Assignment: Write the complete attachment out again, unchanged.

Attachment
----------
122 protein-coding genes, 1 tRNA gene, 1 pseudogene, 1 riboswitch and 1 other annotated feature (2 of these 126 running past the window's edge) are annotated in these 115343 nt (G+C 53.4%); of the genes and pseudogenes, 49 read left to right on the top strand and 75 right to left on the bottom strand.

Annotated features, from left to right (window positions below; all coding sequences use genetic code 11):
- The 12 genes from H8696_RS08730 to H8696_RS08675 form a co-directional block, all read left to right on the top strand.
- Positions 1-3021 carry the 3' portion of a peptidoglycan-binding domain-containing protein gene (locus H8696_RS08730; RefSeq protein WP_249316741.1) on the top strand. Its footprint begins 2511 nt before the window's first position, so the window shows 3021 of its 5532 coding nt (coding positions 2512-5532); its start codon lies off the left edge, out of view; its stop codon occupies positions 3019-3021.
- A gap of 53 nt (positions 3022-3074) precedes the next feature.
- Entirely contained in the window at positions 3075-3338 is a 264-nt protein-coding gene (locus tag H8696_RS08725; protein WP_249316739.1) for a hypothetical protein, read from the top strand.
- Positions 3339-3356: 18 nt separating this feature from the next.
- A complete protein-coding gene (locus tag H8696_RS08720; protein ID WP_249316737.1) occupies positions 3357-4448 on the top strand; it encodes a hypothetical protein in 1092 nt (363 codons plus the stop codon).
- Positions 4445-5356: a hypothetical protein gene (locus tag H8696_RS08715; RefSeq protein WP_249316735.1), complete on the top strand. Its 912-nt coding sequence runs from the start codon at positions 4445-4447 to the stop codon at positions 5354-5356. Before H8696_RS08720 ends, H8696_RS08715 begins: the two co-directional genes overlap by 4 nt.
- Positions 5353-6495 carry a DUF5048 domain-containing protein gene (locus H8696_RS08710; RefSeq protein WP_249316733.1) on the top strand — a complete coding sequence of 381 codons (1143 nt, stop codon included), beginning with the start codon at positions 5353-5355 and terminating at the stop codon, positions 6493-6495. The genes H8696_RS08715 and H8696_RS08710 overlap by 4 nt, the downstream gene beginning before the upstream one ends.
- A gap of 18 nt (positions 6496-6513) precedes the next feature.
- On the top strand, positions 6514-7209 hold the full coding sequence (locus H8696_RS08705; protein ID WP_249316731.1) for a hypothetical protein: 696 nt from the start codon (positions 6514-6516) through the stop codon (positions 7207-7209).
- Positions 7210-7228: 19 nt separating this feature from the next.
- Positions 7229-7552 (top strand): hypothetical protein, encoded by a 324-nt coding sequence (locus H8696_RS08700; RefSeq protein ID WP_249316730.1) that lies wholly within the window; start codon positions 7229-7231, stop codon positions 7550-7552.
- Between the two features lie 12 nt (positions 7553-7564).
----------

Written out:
122 protein-coding genes, 1 tRNA gene, 1 pseudogene, 1 riboswitch and 1 other annotated feature (2 of these 126 running past the window's edge) are annotated in these 115343 nt (G+C 53.4%); of the genes and pseudogenes, 49 read left to right on the top strand and 75 right to left on the bottom strand.

Annotated features, from left to right (window positions below; all coding sequences use genetic code 11):
- The 12 genes from H8696_RS08730 to H8696_RS08675 form a co-directional block, all read left to right on the top strand.
- Positions 1-3021 carry the 3' portion of a peptidoglycan-binding domain-containing protein gene (locus H8696_RS08730; RefSeq protein WP_249316741.1) on the top strand. Its footprint begins 2511 nt before the window's first position, so the window shows 3021 of its 5532 coding nt (coding positions 2512-5532); its start codon lies off the left edge, out of view; its stop codon occupies positions 3019-3021.
- A gap of 53 nt (positions 3022-3074) precedes the next feature.
- Entirely contained in the window at positions 3075-3338 is a 264-nt protein-coding gene (locus tag H8696_RS08725; protein WP_249316739.1) for a hypothetical protein, read from the top strand.
- Positions 3339-3356: 18 nt separating this feature from the next.
- A complete protein-coding gene (locus tag H8696_RS08720; protein ID WP_249316737.1) occupies positions 3357-4448 on the top strand; it encodes a hypothetical protein in 1092 nt (363 codons plus the stop codon).
- Positions 4445-5356: a hypothetical protein gene (locus tag H8696_RS08715; RefSeq protein WP_249316735.1), complete on the top strand. Its 912-nt coding sequence runs from the start codon at positions 4445-4447 to the stop codon at positions 5354-5356. Before H8696_RS08720 ends, H8696_RS08715 begins: the two co-directional genes overlap by 4 nt.
- Positions 5353-6495 carry a DUF5048 domain-containing protein gene (locus H8696_RS08710; RefSeq protein WP_249316733.1) on the top strand — a complete coding sequence of 381 codons (1143 nt, stop codon included), beginning with the start codon at positions 5353-5355 and terminating at the stop codon, positions 6493-6495. The genes H8696_RS08715 and H8696_RS08710 overlap by 4 nt, the downstream gene beginning before the upstream one ends.
- A gap of 18 nt (positions 6496-6513) precedes the next feature.
- On the top strand, positions 6514-7209 hold the full coding sequence (locus H8696_RS08705; protein ID WP_249316731.1) for a hypothetical protein: 696 nt from the start codon (positions 6514-6516) through the stop codon (positions 7207-7209).
- Positions 7210-7228: 19 nt separating this feature from the next.
- Positions 7229-7552 (top strand): hypothetical protein, encoded by a 324-nt coding sequence (locus H8696_RS08700; RefSeq protein ID WP_249316730.1) that lies wholly within the window; start codon positions 7229-7231, stop codon positions 7550-7552.
- Between the two features lie 12 nt (positions 7553-7564).